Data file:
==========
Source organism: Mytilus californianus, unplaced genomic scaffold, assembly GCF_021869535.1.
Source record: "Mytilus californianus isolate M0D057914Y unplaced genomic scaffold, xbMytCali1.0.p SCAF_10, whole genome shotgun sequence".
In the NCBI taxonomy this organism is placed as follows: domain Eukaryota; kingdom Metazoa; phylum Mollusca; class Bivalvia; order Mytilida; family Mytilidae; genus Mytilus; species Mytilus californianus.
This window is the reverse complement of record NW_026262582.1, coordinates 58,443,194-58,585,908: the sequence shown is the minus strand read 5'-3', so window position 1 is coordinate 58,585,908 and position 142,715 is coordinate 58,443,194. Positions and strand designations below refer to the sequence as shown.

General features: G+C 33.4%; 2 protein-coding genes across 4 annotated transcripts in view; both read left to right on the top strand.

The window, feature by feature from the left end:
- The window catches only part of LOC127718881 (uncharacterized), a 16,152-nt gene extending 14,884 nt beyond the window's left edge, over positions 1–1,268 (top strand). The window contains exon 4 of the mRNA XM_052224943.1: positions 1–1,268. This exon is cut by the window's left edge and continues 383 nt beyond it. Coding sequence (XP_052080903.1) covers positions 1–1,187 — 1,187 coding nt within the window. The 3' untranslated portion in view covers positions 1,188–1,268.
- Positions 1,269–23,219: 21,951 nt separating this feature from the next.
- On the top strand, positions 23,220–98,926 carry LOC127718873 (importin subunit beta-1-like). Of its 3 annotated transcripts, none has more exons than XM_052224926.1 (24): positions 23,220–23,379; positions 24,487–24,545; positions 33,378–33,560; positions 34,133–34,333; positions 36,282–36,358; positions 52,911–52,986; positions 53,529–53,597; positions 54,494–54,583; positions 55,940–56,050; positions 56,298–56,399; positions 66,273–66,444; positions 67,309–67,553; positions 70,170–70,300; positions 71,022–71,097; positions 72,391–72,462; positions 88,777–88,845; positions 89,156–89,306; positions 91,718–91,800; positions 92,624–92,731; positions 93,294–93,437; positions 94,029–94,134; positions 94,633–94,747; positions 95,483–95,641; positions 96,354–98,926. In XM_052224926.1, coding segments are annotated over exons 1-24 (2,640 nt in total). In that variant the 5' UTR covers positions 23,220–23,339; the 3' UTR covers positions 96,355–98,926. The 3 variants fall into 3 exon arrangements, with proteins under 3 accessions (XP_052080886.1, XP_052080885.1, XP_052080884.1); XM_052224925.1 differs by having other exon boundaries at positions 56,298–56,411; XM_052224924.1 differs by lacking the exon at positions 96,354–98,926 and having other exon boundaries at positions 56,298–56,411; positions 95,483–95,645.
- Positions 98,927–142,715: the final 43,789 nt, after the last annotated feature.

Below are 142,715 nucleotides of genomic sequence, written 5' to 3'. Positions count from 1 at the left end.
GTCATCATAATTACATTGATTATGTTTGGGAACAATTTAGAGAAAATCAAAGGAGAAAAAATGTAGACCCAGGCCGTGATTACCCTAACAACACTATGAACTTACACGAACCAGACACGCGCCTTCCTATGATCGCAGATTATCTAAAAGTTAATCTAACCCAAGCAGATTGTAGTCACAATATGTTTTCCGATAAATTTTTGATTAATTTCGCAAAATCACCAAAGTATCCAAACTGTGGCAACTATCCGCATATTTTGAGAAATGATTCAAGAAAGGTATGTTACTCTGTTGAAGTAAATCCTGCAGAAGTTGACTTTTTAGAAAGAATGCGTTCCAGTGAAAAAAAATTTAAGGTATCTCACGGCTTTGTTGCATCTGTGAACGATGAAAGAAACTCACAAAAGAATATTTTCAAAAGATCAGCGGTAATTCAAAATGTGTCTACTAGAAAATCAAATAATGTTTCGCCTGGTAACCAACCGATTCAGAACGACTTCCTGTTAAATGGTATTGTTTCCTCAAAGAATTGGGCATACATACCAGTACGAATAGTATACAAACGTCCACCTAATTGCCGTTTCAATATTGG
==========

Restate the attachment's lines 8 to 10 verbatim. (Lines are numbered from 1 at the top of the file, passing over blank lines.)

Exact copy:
- Positions 1,269–23,219: 21,951 nt separating this feature from the next.
- On the top strand, positions 23,220–98,926 carry LOC127718873 (importin subunit beta-1-like). Of its 3 annotated transcripts, none has more exons than XM_052224926.1 (24): positions 23,220–23,379; positions 24,487–24,545; positions 33,378–33,560; positions 34,133–34,333; positions 36,282–36,358; positions 52,911–52,986; positions 53,529–53,597; positions 54,494–54,583; positions 55,940–56,050; positions 56,298–56,399; positions 66,273–66,444; positions 67,309–67,553; positions 70,170–70,300; positions 71,022–71,097; positions 72,391–72,462; positions 88,777–88,845; positions 89,156–89,306; positions 91,718–91,800; positions 92,624–92,731; positions 93,294–93,437; positions 94,029–94,134; positions 94,633–94,747; positions 95,483–95,641; positions 96,354–98,926. In XM_052224926.1, coding segments are annotated over exons 1-24 (2,640 nt in total). In that variant the 5' UTR covers positions 23,220–23,339; the 3' UTR covers positions 96,355–98,926. The 3 variants fall into 3 exon arrangements, with proteins under 3 accessions (XP_052080886.1, XP_052080885.1, XP_052080884.1); XM_052224925.1 differs by having other exon boundaries at positions 56,298–56,411; XM_052224924.1 differs by lacking the exon at positions 96,354–98,926 and having other exon boundaries at positions 56,298–56,411; positions 95,483–95,645.
- Positions 98,927–142,715: the final 43,789 nt, after the last annotated feature.